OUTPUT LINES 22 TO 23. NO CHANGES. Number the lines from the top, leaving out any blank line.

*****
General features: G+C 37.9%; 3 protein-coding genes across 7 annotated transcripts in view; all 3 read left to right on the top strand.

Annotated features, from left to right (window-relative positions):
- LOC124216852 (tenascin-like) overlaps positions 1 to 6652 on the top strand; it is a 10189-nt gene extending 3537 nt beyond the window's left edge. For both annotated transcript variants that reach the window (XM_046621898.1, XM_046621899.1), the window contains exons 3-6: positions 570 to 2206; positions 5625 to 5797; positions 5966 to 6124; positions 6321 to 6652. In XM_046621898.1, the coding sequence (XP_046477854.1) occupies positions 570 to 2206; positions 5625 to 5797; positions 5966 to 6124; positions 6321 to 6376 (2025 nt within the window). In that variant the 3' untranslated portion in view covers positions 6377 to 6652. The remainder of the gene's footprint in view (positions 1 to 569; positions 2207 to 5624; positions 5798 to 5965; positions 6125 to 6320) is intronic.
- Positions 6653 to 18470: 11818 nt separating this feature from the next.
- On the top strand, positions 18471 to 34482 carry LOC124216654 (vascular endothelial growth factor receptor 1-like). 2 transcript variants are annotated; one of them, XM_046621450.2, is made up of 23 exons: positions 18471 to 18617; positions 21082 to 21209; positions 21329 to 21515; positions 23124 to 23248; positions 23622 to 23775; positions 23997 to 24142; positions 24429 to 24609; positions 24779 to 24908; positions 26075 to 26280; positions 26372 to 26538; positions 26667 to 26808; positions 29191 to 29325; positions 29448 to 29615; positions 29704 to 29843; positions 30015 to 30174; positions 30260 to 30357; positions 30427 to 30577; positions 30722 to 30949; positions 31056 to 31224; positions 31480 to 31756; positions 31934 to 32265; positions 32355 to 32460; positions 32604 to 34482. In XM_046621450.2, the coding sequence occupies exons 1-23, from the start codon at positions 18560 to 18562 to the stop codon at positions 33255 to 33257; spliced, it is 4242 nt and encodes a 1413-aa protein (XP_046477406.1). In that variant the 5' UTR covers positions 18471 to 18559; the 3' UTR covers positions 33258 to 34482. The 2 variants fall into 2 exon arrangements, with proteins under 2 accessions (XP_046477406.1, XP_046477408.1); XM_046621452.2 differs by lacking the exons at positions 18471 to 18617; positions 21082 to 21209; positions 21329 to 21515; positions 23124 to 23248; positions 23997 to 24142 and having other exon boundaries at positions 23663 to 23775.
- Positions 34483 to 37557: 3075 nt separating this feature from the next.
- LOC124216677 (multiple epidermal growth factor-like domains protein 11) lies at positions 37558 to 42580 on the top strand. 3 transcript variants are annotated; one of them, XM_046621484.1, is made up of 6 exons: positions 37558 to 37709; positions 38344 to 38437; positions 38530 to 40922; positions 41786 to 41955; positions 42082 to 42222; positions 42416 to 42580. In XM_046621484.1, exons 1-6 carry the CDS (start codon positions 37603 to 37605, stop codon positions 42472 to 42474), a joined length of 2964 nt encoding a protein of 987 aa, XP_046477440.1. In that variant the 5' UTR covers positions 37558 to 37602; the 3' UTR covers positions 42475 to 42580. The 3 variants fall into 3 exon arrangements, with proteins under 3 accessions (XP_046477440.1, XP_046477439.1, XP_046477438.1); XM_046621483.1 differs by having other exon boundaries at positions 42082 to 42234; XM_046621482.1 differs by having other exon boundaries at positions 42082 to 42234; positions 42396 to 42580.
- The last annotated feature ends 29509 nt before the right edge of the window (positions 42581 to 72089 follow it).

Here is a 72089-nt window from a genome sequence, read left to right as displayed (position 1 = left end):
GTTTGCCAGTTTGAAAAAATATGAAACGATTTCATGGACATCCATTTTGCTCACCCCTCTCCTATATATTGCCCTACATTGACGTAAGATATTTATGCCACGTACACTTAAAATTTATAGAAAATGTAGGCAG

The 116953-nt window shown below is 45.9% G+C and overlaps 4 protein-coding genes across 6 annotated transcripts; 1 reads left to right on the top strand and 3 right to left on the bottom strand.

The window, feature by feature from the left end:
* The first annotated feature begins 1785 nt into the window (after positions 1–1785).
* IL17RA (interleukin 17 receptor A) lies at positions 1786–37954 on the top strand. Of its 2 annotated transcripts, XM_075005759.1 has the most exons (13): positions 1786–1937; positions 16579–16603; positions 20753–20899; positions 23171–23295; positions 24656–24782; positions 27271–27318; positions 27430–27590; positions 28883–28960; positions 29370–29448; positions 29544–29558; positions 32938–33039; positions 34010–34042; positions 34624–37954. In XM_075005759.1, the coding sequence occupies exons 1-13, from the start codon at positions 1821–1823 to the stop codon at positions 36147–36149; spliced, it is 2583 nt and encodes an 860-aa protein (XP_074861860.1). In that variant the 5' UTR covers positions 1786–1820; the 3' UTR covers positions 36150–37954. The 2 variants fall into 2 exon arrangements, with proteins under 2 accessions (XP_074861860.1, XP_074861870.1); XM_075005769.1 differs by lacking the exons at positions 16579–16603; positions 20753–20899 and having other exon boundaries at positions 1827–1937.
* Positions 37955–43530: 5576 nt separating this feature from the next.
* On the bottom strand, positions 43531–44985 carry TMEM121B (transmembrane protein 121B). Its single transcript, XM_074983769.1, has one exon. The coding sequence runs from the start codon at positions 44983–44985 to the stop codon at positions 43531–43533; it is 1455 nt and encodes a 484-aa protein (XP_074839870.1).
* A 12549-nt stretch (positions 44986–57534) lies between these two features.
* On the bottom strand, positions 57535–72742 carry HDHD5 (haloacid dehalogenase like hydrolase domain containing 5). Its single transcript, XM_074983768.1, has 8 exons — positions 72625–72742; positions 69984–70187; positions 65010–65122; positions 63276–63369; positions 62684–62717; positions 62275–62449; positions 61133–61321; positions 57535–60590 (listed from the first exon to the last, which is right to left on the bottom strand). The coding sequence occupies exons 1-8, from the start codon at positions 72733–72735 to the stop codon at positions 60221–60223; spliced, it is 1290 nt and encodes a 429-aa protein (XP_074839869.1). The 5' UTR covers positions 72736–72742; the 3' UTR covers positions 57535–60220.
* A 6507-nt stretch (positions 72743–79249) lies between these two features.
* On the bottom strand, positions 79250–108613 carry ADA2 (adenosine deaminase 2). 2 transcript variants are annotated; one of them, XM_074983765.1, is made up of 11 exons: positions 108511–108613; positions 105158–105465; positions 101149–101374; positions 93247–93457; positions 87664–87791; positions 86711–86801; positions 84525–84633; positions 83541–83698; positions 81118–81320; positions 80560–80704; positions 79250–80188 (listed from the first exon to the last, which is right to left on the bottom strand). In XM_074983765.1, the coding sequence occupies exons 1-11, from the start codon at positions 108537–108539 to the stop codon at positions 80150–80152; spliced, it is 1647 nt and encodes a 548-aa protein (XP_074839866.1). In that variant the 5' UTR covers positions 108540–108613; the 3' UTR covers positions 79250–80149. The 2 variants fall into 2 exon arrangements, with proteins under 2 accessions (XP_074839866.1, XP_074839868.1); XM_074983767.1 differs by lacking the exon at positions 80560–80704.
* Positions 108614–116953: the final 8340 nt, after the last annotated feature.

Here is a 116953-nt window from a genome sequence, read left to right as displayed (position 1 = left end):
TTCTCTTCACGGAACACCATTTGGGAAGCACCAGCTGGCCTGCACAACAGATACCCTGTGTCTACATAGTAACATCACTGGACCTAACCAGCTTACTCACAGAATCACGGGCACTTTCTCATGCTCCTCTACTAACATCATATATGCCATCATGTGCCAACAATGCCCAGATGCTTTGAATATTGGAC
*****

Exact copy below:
Here is a 116953-nt window from a genome sequence, read left to right as displayed (position 1 = left end):
TTCTCTTCACGGAACACCATTTGGGAAGCACCAGCTGGCCTGCACAACAGATACCCTGTGTCTACATAGTAACATCACTGGACCTAACCAGCTTACTCACAGAATCACGGGCACTTTCTCATGCTCCTCTACTAACATCATATATGCCATCATGTGCCAACAATGCCCAGATGCTTTGAATATTGGAC